By the word Nose, throughout all this long chapter of noses, and in every other part of my work, where the word Nose occurs, I declare, by that word I mean a Nose, and nothing more, or less.
So claims the eccentric hero of Laurence Sterne’s wildly popular eighteenth-century novel Tristram Shandy. Yet even without Tristram’s dogged insistence to the contrary, no reader of Sterne’s masterpiece could be in doubt that, to misquote Freud, sometimes a nose is not just a nose. Elsewhere in the account of his Life and Opinions, Tristram invokes the classical association between the length of a man’s nose and the size of his wit, but here, we get the impression that it is a much less dignified association—that between the size of a man’s nose and the size of his penis—that Sterne’s hero has in mind.
In the end, it is Tristram himself who seems to have invested too much significance in noses, since he repeatedly claims that his flattened nose—crushed at birth by a tragic misapplication of the forceps—has had a determining effect on his existence, marking him out for failure and disappointment. If anything, Tristram’s story seems designed to convince its readers that the word “nose” always signifies more than its literal meaning. With its flat-nosed hero, its crackpot theories about nose shape and size, and its strange tale about a long-nosed stranger (a tale ostensibly penned by an expert on noses), Tristram Shandy forms part of a long tradition of comic literature that relies on the nose-penis analogy for a punchline. But the obsession with noses in Tristram Shandy also has a much darker meaning: it references a literary and visual culture that used the nose as a gauge of sexual health, and that equated the disfigured nose with the threat of venereal infection.
While this assertion might seem fanciful today, the association between venereal disease and noses had its basis in material reality: of all the symptoms of “the pox”—a list that could include chancres on the genitals, swellings of the lymph glands, severe skin rashes, bone pain, spinal deformity, and dementia—none was more obvious, more undeniable, more exposed to public scrutiny and condemnation, than the collapse of the bridge of the nose. Afflicted with this particular complication, the infected man found that his face increasingly resembled a skull, providing a graphic and obtrusive warning that “the wages of sin is death.”
While the destruction of nasal cartilage was not necessarily an inevitability, it was—as William Hogarth’s many images of “noseless” eighteenth-century Londoners attest—a potential reality for some of those suffering from venereal infection. And in part because of this connection, the deformed nose developed a unique and eccentric cultural life in eighteenth-century imaginative literature and art: it provided the punch line for dozens of novels, satires, and joke books; it served as the focal point for social and political cartoons; it even provided the inspiration for whimsical literary set-pieces with titles like Rinology (1736) and A Critical Dissertation on Noses (1767). By the 1750s, the cultural association between noses and venereal disease was so strong that the merest mention of the feature was enough to set readers giggling—as Tristram’s protests indicate.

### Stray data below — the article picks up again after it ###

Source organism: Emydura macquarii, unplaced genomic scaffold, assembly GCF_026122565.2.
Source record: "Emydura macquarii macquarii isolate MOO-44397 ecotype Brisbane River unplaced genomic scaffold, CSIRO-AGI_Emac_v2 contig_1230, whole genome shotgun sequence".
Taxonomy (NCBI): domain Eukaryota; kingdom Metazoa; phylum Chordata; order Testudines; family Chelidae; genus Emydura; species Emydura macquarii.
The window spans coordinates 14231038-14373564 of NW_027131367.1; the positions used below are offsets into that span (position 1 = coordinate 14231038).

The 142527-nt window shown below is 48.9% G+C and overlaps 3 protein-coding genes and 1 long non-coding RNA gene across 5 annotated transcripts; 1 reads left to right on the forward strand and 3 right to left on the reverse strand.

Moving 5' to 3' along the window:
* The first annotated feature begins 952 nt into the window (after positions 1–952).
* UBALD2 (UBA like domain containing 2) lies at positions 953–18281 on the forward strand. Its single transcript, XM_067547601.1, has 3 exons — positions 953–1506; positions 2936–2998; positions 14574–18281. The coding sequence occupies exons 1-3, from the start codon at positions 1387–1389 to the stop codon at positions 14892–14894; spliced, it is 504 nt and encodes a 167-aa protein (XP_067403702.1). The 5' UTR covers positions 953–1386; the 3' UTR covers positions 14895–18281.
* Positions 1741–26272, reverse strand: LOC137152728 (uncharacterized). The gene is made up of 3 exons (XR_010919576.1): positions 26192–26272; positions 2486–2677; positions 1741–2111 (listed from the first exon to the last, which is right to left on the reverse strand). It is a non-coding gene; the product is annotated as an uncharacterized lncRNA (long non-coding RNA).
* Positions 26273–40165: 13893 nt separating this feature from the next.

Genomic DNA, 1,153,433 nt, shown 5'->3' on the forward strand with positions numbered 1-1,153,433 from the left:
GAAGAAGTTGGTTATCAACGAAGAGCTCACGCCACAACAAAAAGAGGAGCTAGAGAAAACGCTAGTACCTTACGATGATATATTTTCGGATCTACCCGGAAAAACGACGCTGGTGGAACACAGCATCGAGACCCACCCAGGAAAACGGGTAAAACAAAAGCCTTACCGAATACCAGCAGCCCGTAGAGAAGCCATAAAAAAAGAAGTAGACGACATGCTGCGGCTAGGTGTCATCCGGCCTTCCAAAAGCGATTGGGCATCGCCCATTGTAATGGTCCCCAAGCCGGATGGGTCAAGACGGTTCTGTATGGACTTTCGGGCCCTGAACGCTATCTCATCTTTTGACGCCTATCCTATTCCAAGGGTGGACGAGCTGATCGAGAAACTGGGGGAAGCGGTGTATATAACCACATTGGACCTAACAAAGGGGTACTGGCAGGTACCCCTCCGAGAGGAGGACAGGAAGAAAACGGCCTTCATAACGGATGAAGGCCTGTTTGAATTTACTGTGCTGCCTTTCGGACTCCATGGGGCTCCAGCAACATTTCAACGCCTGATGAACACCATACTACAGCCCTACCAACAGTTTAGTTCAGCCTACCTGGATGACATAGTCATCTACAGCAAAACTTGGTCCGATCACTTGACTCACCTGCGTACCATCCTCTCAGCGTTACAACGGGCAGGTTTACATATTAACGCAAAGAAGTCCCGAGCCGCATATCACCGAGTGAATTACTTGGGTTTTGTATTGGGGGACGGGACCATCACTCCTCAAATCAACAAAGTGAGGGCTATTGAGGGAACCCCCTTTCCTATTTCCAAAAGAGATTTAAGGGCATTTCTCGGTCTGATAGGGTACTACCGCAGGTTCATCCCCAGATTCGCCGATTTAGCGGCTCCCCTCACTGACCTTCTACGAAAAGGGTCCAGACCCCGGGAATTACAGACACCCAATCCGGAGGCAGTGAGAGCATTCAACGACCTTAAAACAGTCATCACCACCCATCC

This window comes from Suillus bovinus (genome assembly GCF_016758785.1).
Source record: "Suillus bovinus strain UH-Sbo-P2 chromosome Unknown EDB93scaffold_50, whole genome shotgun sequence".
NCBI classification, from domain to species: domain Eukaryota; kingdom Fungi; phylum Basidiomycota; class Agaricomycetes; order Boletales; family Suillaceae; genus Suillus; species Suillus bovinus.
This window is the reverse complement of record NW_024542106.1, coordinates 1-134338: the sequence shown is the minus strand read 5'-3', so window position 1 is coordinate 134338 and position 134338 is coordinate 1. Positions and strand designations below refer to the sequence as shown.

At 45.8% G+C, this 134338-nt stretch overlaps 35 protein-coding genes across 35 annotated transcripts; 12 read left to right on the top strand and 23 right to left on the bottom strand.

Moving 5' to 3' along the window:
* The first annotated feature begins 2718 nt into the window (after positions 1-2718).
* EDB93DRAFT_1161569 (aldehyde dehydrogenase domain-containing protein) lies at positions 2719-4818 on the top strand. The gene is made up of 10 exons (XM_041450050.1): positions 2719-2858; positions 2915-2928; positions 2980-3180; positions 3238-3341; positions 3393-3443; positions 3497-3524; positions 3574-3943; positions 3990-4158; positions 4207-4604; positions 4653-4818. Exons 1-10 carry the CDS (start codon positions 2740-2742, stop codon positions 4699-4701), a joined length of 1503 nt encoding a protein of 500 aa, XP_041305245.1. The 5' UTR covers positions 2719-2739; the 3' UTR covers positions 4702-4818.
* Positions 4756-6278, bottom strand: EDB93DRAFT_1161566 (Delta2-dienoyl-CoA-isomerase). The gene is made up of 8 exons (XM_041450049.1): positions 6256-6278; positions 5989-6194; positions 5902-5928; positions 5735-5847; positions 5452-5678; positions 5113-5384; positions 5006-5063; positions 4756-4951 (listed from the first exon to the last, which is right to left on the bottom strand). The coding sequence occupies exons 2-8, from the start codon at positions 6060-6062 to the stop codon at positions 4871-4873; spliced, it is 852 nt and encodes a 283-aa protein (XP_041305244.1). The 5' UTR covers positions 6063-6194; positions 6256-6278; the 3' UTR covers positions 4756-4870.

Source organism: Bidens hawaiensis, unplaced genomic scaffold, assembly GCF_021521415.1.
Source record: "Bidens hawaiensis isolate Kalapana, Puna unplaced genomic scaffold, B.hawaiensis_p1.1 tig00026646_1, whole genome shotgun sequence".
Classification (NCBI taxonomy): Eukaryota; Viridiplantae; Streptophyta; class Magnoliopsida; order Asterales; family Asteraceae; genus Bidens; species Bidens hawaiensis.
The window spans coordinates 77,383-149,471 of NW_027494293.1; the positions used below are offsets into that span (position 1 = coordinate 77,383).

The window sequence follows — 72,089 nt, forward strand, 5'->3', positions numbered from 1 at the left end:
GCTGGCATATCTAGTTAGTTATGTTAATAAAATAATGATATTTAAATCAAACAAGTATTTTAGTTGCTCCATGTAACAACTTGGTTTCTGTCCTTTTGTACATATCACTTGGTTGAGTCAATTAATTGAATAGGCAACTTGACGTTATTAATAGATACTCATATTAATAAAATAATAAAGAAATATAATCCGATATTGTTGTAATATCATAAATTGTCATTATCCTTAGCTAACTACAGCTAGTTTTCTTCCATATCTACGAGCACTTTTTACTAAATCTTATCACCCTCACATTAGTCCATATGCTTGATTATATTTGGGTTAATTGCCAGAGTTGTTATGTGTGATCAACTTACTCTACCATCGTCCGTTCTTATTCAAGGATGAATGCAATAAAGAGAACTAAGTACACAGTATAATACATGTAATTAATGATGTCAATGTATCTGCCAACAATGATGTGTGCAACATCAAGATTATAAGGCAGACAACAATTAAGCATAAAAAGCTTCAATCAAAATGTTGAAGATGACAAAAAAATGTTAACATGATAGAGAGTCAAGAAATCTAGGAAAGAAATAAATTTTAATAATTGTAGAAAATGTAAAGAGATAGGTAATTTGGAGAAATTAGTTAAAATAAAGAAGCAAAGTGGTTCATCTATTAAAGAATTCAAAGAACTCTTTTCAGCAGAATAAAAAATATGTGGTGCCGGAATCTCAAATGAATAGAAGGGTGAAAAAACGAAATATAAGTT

One reason for the massive popularity of these “no-nose” jokes in eighteenth-century culture may have been the wealth of meaning that had already accrued around the nose as a distinguishing feature. For centuries before the early modern venereal disease epidemic, the nose had been used as a signifier of class, religious, and racial difference. In figurative use, it was often referenced in catchphrases dealing with the formation of social groups or the policing of social boundaries. Consider, for example, phrases like “looking down one’s nose,” “holding one’s nose in the air,” and “turning one’s nose up”—all of which used the nose to indicate forms of class-based discrimination. Similarly, Christians had spent centuries distinguishing their “straight” noses from the allegedly “hooked” noses of Jews; and seventeenth- and eighteenth-century Anglicans distanced themselves from Protestant dissenters in part by ridiculing the latter’s tendency to intone hymns and prayers “through the nose.” Nose shape and size were also crucial to the eighteenth century’s developing theories about race, as naturalists like Oliver Goldsmith and Georges-Louis Leclerc began to theorize that the “flat” African nose was a marker of biological inferiority. Last but not least, the nose was an important feature for early scientists attempting to distinguish between mankind and his nearest relative in the animal kingdom: in this context, the nasal destruction caused by venereal disease could, according to the eighteenth-century French physician Jean Astruc, render a man “flat-fac’d like an ape.”
Many imaginative representations of venereal disease, including Sterne’s in Tristram Shandy, built on these associations between nose shape and social identity, drawing together qualities—blackness, Jewishness, infection—that would later form the underpinnings of scientific racism and eugenics. Within the eighteenth century, noses came to assume a powerful metonymic significance, standing in not just for venereal infection, but for the wider social dangers that venereal disease could represent. In novels, poems, plays, cartoons, and caricatures, the deformed nose was used to depict a boundary between the diseased and the healthy that could run parallel to the boundaries between classes, races, and species—boundaries that seemed to some, much like a syphilitic’s nose, in imminent danger of collapse….
Noelle Gallagher is Senior Lecturer in Eighteenth-Century Literature and Culture at the University of Manchester. She is the author of Historical Literatures: Writing About the Past in England, 1600-1740.